• I detest anything that generates two menus in a google cached page. I used to use Divi, which I found extremely intuitive and simple to use for the most part. I stopped using it after raising the double menu issue with one of the top support guys, I honestly forget his name but I am sure he is in some of the videos explaining Divi features.  All I wanted from them was to give me some kind of fix through their support forum (which other than this was always SUPER helpful), since it is built into the theme. We went back and forth for a week until I received a message from him stating that he had talked to their SEO guys and they have assured him it is not a problem.  In the last message I sent I told him he should fire anyone that told him that and I dropped both the conversation and the Divi theme.
    • Ever wonder if a red “buy now” button will convert better on your page than a yellow one? Are you curious if a different call to action would drive more people into your funnel than the one you are using? I think most people understand the value of A/B testing to improve conversions, but I’m always amazed at how few people actually do it. I think some people think it is too hard to implement. Others think it will be expensive to get their developer to set it up. Few people realize that Google actually gives you a completely free tool to set up A/B testing that is simple to use. It’s called Google Optimize, and it has been right in your face all this time. When you are in Analytics (or Tag Manager and Data Studio) and hit the drop down menu to switch accounts, you will see icons for Analytics, Tag Manager, Optimize, and Data Studio. There is also an icon for Google Surveys, but I never use that. Just like Google Analytics, Tag Manager, and Data Studio, Google Optimize is 100% free. The interface is very similar to Tag Manager. There is a script that needs to be installed in the header of any page you want it to run on, similar to Analytics and Tag Manager. GTM has a tag already set up for Google Optimize that you can use. When you create your first “Experience” (as Optimize calls them) you will be given a few options to choose from. The most commonly used is the A/B test, but you can also do a Multivariate test, Redirect test, Personalization, or Banner template. The Banner template lets you add a notification to the top of your site. The Personalization allows you to target certain visitors. Want to show something to Facebook visitors that organic search visitors do not see? This will allow you to do that. To set up your first A/B test, you will need to select the page you want to run your test on, connect your Google Analytics account to Optimize, and install a Chrome extension. The extension allows you to use an editor on your page to identify what you want to change for your testing. Add your first variant, hit the Edit button and you are off and running. This will take you to the page editor. It works very similar to a lot of the common page builders you will find out there on Wordpress or other platforms. You can select an element and change its size, color, background, font, etc. Pretty much anything as far as the styling goes, you can change. You can move segments around the page. You can also change content. Want to try a different heading? Instead of using “Get a Quote” on a button, do you want to test “Get Started”? You can change the words on your page however you want. Once you are done, hit “Save” and then “Done”. That takes you back into Google Optimize. You will see you have an option to change the weightings of when your experiment runs. Most of the time, you would use a 50/50 test, but let’s say you have a page that converts really well and makes a significant portion of your income. You may not want to jeopardize that, so you could have 75% of your visitors see the original page and only 25% see the test version. You have options for page targeting where you can run the test on more than one page. Next you will need to connect the test to a goal in Google Analytics. Going even deeper, there are audience options you can choose. This includes simple things like targeting people by device, new vs. returning visitors, using a site visitors geography, browsers, etc. You can also get a little more advanced and only run the experiment on visitors that come to the page by a UTM parameter. Want to target people coming from 1 particular Google Ads group inside a campaign, but not run the same experiment on other ad groups inside the same campaign that use the same landing page? Use UTM parameters. Or maybe you want to run a test on people who visit your homepage from Google My Business versus organic searches. Again, use UTM parameters to do it. Google Optimize gives you a really easy way to run A/B tests on your page and improve your conversions. Once you see how simple it is, it can become kind of addicting running tests all the time.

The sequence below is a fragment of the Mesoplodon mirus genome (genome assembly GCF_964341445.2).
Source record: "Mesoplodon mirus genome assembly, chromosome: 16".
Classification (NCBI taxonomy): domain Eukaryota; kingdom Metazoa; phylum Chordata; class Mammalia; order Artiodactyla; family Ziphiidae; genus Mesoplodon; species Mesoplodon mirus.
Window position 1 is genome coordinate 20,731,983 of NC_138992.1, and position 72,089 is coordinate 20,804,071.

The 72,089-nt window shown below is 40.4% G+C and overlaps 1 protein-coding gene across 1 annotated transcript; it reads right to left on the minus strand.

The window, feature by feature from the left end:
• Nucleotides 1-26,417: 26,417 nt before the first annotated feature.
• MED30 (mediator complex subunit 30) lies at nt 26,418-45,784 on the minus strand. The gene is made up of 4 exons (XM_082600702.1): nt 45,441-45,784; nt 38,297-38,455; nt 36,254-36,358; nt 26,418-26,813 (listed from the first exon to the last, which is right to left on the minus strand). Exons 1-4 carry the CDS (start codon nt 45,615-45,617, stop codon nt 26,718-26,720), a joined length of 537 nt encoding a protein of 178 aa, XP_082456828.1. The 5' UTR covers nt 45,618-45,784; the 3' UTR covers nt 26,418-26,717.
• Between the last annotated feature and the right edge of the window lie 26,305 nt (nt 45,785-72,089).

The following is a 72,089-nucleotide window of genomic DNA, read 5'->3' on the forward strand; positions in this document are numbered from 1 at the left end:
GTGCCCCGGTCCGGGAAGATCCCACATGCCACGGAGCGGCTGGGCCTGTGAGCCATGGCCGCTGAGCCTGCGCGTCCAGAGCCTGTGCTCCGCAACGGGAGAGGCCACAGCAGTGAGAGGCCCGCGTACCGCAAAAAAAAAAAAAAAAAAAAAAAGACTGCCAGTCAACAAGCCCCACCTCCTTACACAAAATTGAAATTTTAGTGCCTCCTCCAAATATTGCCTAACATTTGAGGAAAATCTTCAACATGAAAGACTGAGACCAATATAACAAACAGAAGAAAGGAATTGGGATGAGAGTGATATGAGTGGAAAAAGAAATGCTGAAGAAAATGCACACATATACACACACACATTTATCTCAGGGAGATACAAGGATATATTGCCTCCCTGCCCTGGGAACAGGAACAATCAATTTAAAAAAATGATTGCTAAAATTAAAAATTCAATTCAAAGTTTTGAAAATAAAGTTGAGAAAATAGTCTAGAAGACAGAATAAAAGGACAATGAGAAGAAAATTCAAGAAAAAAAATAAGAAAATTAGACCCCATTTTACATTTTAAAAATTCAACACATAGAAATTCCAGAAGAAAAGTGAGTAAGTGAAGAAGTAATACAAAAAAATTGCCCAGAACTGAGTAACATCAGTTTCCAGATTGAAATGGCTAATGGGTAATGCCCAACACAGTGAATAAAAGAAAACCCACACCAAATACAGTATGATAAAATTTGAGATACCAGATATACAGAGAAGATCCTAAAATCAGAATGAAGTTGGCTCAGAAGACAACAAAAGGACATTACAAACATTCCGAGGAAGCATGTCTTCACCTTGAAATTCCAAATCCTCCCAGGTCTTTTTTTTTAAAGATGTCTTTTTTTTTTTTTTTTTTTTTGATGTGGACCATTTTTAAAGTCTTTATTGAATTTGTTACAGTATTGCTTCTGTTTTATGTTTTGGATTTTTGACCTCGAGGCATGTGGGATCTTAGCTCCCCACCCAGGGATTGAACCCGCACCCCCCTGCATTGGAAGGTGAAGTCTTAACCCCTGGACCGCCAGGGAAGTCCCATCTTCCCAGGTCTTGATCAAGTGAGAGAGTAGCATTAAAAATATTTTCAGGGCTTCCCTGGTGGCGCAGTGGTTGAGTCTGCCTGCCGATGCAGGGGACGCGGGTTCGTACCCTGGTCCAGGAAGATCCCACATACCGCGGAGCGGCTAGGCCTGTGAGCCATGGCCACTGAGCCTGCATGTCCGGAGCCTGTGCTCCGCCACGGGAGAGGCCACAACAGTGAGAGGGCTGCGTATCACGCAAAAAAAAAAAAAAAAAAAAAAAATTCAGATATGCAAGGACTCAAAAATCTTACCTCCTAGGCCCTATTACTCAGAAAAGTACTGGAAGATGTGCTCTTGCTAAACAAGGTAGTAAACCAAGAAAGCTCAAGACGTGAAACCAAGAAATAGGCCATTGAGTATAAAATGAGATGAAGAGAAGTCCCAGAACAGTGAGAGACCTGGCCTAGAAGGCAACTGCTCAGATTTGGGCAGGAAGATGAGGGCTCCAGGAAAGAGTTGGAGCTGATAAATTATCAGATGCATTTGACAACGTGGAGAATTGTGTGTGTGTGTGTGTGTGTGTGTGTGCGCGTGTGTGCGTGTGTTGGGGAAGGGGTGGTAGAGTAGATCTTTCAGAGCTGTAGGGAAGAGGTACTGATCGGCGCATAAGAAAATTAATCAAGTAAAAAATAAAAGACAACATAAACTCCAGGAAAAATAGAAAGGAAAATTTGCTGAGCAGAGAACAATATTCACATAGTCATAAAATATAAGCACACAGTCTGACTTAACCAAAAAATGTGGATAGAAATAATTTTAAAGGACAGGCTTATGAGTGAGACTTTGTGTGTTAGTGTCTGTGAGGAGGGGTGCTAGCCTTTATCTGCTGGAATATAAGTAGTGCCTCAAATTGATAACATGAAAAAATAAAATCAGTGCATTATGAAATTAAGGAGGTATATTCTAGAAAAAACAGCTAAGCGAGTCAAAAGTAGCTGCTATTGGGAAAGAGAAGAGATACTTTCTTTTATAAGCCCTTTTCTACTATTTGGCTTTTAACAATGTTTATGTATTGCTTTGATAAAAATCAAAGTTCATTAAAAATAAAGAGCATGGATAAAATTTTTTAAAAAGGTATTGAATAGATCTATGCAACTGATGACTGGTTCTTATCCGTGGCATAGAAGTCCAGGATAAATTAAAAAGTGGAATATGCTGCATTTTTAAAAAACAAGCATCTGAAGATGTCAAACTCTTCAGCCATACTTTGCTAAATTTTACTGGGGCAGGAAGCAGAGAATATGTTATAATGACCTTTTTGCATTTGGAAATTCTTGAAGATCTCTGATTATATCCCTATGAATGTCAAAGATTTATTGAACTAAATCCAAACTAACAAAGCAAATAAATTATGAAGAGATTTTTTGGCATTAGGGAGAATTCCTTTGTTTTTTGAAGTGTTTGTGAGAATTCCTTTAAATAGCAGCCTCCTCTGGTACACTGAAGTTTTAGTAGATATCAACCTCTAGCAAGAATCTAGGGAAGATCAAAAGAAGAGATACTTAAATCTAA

• I think they clearly want to force people into the $999/mo plan. $499 for 100 sites or $999 and you get a 1000. Seems like a no brainer. It does seem like a lot for a yearly subscription. On the other hand, if you are running a web development agency with monthly subscription costs and you really like building in Elementor, it's pretty easy to cover the costs.
    • I just checked the pricing and it is the same from the date you posted this. That is a lot of money for bloated code and double menu's! Someone must be buying at this price though. Like Mr T says, I pity the fool!